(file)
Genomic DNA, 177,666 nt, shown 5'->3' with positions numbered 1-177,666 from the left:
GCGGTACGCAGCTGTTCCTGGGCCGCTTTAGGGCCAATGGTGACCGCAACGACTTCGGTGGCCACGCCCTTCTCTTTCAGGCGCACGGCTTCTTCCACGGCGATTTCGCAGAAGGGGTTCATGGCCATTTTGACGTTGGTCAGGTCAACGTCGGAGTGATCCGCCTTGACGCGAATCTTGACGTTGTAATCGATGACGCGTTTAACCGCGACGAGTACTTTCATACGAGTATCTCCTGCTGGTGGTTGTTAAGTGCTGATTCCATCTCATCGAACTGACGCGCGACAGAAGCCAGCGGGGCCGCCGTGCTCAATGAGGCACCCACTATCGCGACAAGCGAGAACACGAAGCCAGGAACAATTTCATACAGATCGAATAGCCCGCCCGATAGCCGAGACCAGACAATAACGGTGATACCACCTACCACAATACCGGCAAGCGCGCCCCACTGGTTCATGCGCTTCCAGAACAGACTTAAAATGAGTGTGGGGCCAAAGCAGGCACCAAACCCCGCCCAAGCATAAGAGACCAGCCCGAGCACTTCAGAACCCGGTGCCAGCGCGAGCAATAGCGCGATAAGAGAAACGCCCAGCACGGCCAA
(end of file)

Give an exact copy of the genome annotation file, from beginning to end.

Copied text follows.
Genomic DNA, 177,666 nt, shown 5'->3' with positions numbered 1-177,666 from the left:
GCGGTACGCAGCTGTTCCTGGGCCGCTTTAGGGCCAATGGTGACCGCAACGACTTCGGTGGCCACGCCCTTCTCTTTCAGGCGCACGGCTTCTTCCACGGCGATTTCGCAGAAGGGGTTCATGGCCATTTTGACGTTGGTCAGGTCAACGTCGGAGTGATCCGCCTTGACGCGAATCTTGACGTTGTAATCGATGACGCGTTTAACCGCGACGAGTACTTTCATACGAGTATCTCCTGCTGGTGGTTGTTAAGTGCTGATTCCATCTCATCGAACTGACGCGCGACAGAAGCCAGCGGGGCCGCCGTGCTCAATGAGGCACCCACTATCGCGACAAGCGAGAACACGAAGCCAGGAACAATTTCATACAGATCGAATAGCCCGCCCGATAGCCGAGACCAGACAATAACGGTGATACCACCTACCACAATACCGGCAAGCGCGCCCCACTGGTTCATGCGCTTCCAGAACAGACTTAAAATGAGTGTGGGGCCAAAGCAGGCACCAAACCCCGCCCAAGCATAAGAGACCAGCCCGAGCACTTCAGAACCCGGTGCCAGCGCGAGCAATAGCGCGATAAGAGAAACGCCCAGCACGGCCAA